It’s not as if Saya doesn’t have other things on her mind, chief among them the return of Onegin (Koyuki), the strongest of all demons (or vampires; the movie isn’t too clear on the distinction). As Saya slashes her way through assorted lesser ghouls and beasts, it’s all prelude for her ultimate confrontation with Onegin, which might have built some tension if Chris Chow’s script included any scenes that actually demonstrated the latter’s power, instead of just having people talk about it. Blood may set some sort of record for most ineffectual main baddie in a genre film; for such a supremely evil being, Onegin doesn’t do anything on screen except kill one poor sap in an early moment. Mostly, she just stands around looking glamorously villainous, like a supermodel (which Koyuki used to be) with a bad attitude and extravagant ideas about wardrobe. On the other hand, she doesn’t fare as badly as the supporting characters played by British and American actors, who are uniformly awful (even the usually dependable Liam Cunningham from Dog Soldiers and The Card Player) and awkward, like the white bit players who used to show up in Jackie Chan and latter-day Godzilla flicks.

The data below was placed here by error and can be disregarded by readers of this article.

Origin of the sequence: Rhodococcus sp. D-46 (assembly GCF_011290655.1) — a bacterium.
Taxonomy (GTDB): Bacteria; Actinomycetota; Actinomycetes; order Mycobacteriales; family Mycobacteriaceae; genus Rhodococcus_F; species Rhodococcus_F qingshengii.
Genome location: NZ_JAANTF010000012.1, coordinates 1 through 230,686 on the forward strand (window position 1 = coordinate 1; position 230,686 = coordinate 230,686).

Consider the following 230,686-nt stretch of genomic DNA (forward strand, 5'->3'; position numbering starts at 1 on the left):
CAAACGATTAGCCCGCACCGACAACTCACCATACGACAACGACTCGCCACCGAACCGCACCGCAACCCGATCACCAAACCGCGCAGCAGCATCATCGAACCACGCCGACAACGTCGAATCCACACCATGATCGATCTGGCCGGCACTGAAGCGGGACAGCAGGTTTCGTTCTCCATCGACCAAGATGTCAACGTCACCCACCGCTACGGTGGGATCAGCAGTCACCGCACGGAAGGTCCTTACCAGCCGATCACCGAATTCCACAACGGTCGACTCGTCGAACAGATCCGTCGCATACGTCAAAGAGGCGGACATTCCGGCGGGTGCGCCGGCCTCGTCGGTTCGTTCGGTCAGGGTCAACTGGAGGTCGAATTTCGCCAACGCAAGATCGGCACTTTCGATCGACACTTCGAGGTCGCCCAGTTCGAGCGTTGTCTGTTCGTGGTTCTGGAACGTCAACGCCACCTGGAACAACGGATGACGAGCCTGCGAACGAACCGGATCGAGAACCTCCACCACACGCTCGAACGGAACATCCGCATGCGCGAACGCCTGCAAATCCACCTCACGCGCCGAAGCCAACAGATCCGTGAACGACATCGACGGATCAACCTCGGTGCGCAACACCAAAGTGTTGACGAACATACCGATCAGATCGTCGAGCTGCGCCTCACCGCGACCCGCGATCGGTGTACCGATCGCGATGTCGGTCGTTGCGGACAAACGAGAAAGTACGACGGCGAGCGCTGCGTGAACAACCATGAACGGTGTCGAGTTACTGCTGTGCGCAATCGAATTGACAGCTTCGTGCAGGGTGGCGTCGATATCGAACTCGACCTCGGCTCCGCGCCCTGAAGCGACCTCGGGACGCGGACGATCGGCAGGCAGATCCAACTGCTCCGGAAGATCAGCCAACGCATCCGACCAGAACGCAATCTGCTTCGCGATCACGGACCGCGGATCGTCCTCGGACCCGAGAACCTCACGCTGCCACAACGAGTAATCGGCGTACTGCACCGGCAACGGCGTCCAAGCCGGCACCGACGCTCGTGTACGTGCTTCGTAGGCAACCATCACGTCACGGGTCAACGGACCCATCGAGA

Directed by Kiss of the Dragon’s Chris Nahon with more attention paid to camera filters than to story, character or basic coherence, Blood: The Last Vampire doesn’t even satisfy on the basic level of a mindless action vehicle. Asian martial-arts veteran Corey Yuen may have applied his usual skill at fight choreography, but you’d never know it because with one exception, all the clashes are visually sliced and diced worse than any of Saya’s foes, to the point where you can’t follow what’s going on and quickly cease to care. A further distancing effect is created by the obviously computer-generated blood shed by Saya’s sword, which is nonetheless not quite as phony-looking as the digital monster that fights the heroine through a series of setpieces, two of which are knockoffs of key sequences from Underworld: Evolution and Wanted. That’s really Blood: The Last Vampire in a nutshell: a lackluster imitation with no guts of its own.